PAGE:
I posted with some enthusiasm the other day that the time for personal reinvention is upon us. I meant of course, specifically, that it's upon me. I need to follow my own essential three steps:

  1. figure out what's making me miserable and excise it
  2. figure out what's my bliss and embrace it
  3. make a plan to get good at what makes me happy
I've already done all of that. I did it before I wrote about it. I'm not finished, but I've made a good start. I know I'm miserable working for fools and charlatans. I got rid of them. (Actually they got rid of me, but who's splitting hairs at this point?) Writing makes me happy. I write a little every day. I made a plan to get better. I've been working the plan with some evidence of success:

Highest score possible in every category! First time this had ever happened in this particular contest. I didn't win. I came in second. The final judge was not one of the initial evaluators. Some subjectivity naturally came into play. Even so I won a cash prize, and came away with some validation that I'm good enough to at least pursue this course.

I'm telling you all this because it's time for me to concentrate on making something happen in my new career. It's time for me to take all my disjointed scribblings and to make a book. I've given myself until the end of November to make this happen. I actually started last month. That's why my blog posts have been sporadic and infrequent. I'll keep those of you who are interested in my progress updated here as I go. When I'm finished, this blog will take on a new direction. Up until now it's been about me and my struggles with my circumstances. I'm changing my circumstances. I intend to succeed. Then this blog and my online presence will be all about my new work and the new guy I work for.

Tuesday, November 2, 2010

Taking Wing

Even the skillful and attractive sometimes have to rely on the kindness of strangers.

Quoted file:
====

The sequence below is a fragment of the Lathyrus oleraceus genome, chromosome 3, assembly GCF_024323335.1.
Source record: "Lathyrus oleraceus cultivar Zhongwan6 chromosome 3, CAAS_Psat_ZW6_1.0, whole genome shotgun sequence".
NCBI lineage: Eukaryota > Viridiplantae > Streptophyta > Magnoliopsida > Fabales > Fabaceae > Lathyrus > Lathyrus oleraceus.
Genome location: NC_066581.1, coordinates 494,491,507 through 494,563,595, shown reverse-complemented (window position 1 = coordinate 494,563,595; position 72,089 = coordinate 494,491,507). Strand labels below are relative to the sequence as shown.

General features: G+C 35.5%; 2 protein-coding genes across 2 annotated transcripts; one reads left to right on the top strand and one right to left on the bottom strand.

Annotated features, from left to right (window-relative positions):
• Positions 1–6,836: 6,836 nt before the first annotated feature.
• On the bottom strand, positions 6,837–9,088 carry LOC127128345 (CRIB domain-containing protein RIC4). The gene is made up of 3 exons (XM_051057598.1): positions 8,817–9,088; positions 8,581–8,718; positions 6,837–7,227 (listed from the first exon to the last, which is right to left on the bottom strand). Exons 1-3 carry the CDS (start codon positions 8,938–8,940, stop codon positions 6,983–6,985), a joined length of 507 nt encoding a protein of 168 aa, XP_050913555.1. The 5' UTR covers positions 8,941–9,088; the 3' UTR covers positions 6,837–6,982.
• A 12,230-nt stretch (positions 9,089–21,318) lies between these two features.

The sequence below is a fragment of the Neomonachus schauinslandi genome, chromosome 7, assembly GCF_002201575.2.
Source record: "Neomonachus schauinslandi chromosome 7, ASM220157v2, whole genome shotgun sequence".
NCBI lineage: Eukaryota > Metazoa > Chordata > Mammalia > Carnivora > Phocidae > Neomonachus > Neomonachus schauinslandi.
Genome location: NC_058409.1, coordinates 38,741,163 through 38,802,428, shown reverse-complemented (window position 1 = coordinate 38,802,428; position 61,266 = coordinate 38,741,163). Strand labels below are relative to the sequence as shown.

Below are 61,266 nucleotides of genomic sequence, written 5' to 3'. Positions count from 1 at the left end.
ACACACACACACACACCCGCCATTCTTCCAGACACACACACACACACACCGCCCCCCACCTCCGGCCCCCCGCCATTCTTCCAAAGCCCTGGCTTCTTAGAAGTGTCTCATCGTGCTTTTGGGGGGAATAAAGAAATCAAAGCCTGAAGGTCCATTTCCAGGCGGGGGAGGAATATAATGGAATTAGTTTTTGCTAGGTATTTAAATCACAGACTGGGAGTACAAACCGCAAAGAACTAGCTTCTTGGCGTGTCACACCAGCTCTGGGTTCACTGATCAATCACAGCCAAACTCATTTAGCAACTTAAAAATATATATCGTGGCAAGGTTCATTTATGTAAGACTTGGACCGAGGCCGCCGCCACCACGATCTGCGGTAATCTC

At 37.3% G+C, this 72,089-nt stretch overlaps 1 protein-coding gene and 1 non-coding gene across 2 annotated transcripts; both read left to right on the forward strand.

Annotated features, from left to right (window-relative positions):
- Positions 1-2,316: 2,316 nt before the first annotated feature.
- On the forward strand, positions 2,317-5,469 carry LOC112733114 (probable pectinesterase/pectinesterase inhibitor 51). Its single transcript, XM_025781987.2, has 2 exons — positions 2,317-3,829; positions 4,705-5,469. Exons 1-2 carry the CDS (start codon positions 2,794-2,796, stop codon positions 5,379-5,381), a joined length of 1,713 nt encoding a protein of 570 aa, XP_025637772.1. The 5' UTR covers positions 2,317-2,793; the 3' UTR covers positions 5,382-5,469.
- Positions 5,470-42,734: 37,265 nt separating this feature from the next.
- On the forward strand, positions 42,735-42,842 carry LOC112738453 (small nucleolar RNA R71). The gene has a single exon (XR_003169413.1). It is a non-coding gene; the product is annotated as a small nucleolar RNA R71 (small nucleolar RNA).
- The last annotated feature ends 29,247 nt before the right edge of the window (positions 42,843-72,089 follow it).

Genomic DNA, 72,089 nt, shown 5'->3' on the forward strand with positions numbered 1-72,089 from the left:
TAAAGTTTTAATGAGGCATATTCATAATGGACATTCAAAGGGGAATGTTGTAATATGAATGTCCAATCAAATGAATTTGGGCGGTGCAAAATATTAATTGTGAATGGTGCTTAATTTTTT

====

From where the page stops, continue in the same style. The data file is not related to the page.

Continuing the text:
I’m not kidding, and I’m not making this stuff up. I’ve been looking for another job for just over 2 years now. I’ve known how difficult this is going to be for a long time. So has everyone else among the long-term unemployed. The rest of the world seems to be just waking up to the ugly truth. This includes many economists who should have predicted this months and months ago.
The economy is a different animal than it used to be. A lot of the jobs that were lost in 2008 and 2009 are not coming back, not ever. Every day you hear about companies doing more with less, getting the same revenues and higher profitability with fewer employees, and certainly with fewer high-priced American workers with their attendant benefits and tax burden.
Jobless saps like me might wish that these companies would hire Americans back to do the jobs they used to do. That would be crazy though. Why would they? If they staff back up with high priced labor, they won’t be able to compete in the global market place. They’d just have to let everyone go again when they were forced to idle capacity or even shut down for lack of sales. For the same reason it would be folly for the government to either mandate or artificially incentivize this kind of re-hiring. As a solution it only delays the agony.
This being the case, it’s up to us displaced workers to come up with a Plan-B that fits the new reality. For me this means becoming a writer as soon as possible. I can't wait for the economy to recover, not that that is likely to help me anyway, and I surely can’t wait for Congress to fix it for me. Those bozos seem committed to remaining mired in grid-lock forever. I have to do something now. How could I not?
A person possessed of deeper faith than I might rely on God to provide: “Look at the birds of the air, that they do not sow, nor reap nor gather into barns, and yet your heavenly Father feeds them. Are you not worth much more than they?” (Matt 6:26) I happen to believe this promise on principle, but I also believe that God provides wherewithal more often than he provides pure serendipity. He gave the birds keen eyes and quick wings to enhance their foraging. Me he gave a quick wit and a flair for words—maybe not to the extent He did for Shakespeare—but adequate to my needs I think. My job is to make something of it, and if I fail, well…there’s always that serendipity. Even preening little dandies like the painted bunting occasionally find that someone has hung out a great hulking bin of seeds for them.